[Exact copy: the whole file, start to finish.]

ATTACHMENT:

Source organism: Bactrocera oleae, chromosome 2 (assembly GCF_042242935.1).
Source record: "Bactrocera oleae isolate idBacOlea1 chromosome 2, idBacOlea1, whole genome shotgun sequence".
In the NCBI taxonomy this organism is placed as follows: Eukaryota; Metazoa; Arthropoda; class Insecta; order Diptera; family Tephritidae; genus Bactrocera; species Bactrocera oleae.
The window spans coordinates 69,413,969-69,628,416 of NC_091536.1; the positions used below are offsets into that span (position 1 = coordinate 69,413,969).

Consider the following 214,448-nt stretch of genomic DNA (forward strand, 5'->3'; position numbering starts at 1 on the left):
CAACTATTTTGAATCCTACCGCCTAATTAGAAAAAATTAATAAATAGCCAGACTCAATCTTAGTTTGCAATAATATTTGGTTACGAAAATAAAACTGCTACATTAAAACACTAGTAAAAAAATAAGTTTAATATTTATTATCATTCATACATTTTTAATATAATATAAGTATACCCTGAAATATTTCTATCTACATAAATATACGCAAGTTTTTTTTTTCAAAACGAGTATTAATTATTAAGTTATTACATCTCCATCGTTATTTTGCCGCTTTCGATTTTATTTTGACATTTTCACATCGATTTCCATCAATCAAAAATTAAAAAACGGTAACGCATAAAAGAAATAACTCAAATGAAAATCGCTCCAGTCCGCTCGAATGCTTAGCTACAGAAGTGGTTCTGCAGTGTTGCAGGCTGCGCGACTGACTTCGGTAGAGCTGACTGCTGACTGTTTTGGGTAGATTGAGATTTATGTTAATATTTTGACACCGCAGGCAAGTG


Source organism: Bactrocera oleae, chromosome 2 (assembly GCF_042242935.1).
Source record: "Bactrocera oleae isolate idBacOlea1 chromosome 2, idBacOlea1, whole genome shotgun sequence".
In the NCBI taxonomy this organism is placed as follows: Eukaryota; Metazoa; Arthropoda; class Insecta; order Diptera; family Tephritidae; genus Bactrocera; species Bactrocera oleae.
The window spans coordinates 69,413,969-69,628,416 of NC_091536.1; the positions used below are offsets into that span (position 1 = coordinate 69,413,969).

Consider the following 214,448-nt stretch of genomic DNA (forward strand, 5'->3'; position numbering starts at 1 on the left):
CAACTATTTTGAATCCTACCGCCTAATTAGAAAAAATTAATAAATAGCCAGACTCAATCTTAGTTTGCAATAATATTTGGTTACGAAAATAAAACTGCTACATTAAAACACTAGTAAAAAAATAAGTTTAATATTTATTATCATTCATACATTTTTAATATAATATAAGTATACCCTGAAATATTTCTATCTACATAAATATACGCAAGTTTTTTTTTTCAAAACGAGTATTAATTATTAAGTTATTACATCTCCATCGTTATTTTGCCGCTTTCGATTTTATTTTGACATTTTCACATCGATTTCCATCAATCAAAAATTAAAAAACGGTAACGCATAAAAGAAATAACTCAAATGAAAATCGCTCCAGTCCGCTCGAATGCTTAGCTACAGAAGTGGTTCTGCAGTGTTGCAGGCTGCGCGACTGACTTCGGTAGAGCTGACTGCTGACTGTTTTGGGTAGATTGAGATTTATGTTAATATTTTGACACCGCAGGCAAGTG